Turning to the Digital Video Essentials disc, it inevitably has a series of test signals dedicated to getting your contrast right - hardly surprising given its importance in the general video scheme of things.
If you're new to the world of TV calibration, I would recommend (through gritted teeth) that you actually listen to the mostly deathly boring introductory stuff on the disc - all 97 minutes of it - even though it drags on interminably and is far more technical than it needs to be. If you pay attention and ‘skim listen' the techie bits, among all the rambling are a few salient points that should help you better understand what you're going to get up to with the test signals.
If you're reasonably knowledgeable in the field of calibration already, you can take some of the pain out of the DVE introduction by choosing the ‘Setting up my HDTV' programme option from the front menu and pausing the narrative to make your adjustments when instructed. Or, if you really can't hack the spiel at all and have some knowledge of TV calibration test signals, you can thankfully choose to head straight for the test patterns.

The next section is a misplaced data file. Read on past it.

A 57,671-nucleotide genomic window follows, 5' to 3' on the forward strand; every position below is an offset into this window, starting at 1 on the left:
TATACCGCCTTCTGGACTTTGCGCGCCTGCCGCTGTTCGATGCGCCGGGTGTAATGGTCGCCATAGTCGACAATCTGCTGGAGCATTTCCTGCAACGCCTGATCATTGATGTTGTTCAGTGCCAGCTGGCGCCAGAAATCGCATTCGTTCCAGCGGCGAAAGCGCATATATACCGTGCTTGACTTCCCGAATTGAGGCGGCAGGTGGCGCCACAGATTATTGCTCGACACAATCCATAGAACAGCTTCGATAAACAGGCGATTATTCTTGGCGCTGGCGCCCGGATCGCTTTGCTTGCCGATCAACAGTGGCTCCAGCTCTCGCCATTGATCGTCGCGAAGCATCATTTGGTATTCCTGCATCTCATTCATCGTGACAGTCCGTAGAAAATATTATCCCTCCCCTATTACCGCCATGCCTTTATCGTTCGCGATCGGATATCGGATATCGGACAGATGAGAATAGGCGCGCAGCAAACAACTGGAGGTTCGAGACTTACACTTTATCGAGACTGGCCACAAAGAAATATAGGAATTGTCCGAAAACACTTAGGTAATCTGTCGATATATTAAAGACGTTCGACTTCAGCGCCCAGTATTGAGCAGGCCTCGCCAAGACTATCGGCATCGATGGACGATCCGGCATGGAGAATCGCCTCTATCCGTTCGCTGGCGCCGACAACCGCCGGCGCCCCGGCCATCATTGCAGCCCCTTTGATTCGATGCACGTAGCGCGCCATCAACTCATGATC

The key test patterns for optimising your TV's brightness/contrast balance are the Pluge signal (which helps you optimise brightness), and the reverse grey ramps patterns. With the Pluge signal, what you're trying to achieve is the brightness setting where the outer, blackest bar in the signal blends into the background colour, leaving the two inner vertical stripes looking just visible.
With the Reverse Grey Ramps, you need to push the contrast up until either the dark or bright sections of the video scale ‘clip', meaning that different shades start to blend into each other. If it's the white segments that start blending, before adjusting the contrast again try nudging down the brightness, or if it's the black segments that blend, nudge the brightness up.
Obviously this could have an effect on the results of your Pluge adjustments earlier, and so I'd advise you to keep going between the Pluge and grey ramp patterns until you get what you judge to be the best balance between their demands.